Long comment. Ooops! Rant = officially ended now.

16 December, 2014 15:27  
Blogger Among Amid While said...

No need to apologise, Nike—it all needs to be said.

17 December, 2014 17:52  
Blogger Among Amid While said...

Received this response today:

Dear Ms Lanagan

Thank you for your enquiry about the new Book Council of Australia.

The Australian Government has a strong commitment to Australian literature, supporting it through:

. a range of programs which support individual writers to write more books – the Public and Educational Lending Right programs, the Prime Minister’s Literary Awards and grants though the Australia Council; and
. the new initiative of the Book Council of Australia, which will support the book sector more broadly.

The Government recognises the unique role that literature and books play in communicating Australian stories and contributing to a rich and rewarding culture. In a challenging 21st century market place it is important to make sure that the means to connect writers to readers remain strong and adaptable. Though its engagement with the broader book sector, the Book Council of Australia will augment and complement the particular role the Australia Council has in supporting individual artists.

The Government has decided to reallocate arts portfolio funding to the Book Council of Australia as part of its overall support for the Australian literature. The Australia Council has advised that it will apply the budget reduction across its new grants program and strategic projects to reduce the impact in any one area.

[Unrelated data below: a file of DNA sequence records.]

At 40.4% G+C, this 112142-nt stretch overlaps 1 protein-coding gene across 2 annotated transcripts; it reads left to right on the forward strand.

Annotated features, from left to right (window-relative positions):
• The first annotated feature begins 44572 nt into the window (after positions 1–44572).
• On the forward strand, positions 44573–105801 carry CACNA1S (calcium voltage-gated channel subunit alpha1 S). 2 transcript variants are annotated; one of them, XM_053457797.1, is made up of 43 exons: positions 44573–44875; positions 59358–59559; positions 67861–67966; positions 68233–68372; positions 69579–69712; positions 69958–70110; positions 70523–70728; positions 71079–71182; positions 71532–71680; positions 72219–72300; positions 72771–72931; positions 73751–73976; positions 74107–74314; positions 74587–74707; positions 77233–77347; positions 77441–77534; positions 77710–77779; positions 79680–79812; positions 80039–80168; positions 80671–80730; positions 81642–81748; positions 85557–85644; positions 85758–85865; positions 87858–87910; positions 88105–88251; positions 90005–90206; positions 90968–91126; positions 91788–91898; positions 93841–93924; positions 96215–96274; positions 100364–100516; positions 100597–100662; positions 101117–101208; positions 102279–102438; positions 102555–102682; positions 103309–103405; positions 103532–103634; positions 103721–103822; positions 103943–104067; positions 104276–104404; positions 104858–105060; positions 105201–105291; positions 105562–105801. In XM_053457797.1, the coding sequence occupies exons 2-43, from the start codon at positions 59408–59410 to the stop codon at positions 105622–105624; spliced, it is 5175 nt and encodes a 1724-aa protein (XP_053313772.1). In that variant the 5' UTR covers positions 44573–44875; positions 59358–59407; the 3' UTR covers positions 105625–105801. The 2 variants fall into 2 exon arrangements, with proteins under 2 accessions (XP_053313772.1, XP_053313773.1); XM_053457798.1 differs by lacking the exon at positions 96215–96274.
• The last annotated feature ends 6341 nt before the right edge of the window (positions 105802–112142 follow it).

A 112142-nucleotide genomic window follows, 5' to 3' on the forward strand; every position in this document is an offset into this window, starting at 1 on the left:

Further details regarding the structure and work program of the Book Council of Australia will be made available in coming months.

Thank you again for your enquiry.

Yours sincerely

Susan Rogers
Director,Literature and Lending Rights
Creative Industries Branch, Ministry for the Arts
Attorney-General’s Department

18 December, 2014 20:05  
Anonymous Nike Sulway said...

I *love* that their response states that they have a 'range of programs that support individual writers to write new books', but PLR/ELR and the PM's Literary awards (which the letter lists as examples) are clearly NOT those things: they are reward and recognition programs for writers who have already produced work.

21 December, 2014 14:56  
Blogger Unknown said...

This comment has been removed by the author.

22 December, 2014 16:45  
Blogger Unknown said...

Thanks for raising this issue. It's important not only for writers but all those involved in the arts: it sets a precedent. There could just as easily be an Australian Galleries Council, or Australian Cinemas Council. These will involve re-directing money away from creative production to consumption.

This has two short-term advantages for government. First it supports business over artists, who are naturally more sympathetic to their broader agenda. And second, it promotes government to audiences, who will always outnumber producers.

But in the long term it will diminish our creative life. This will only compound the loss of manufacturing as a emptying of our productive capacity as a nation.

22 December, 2014 16:46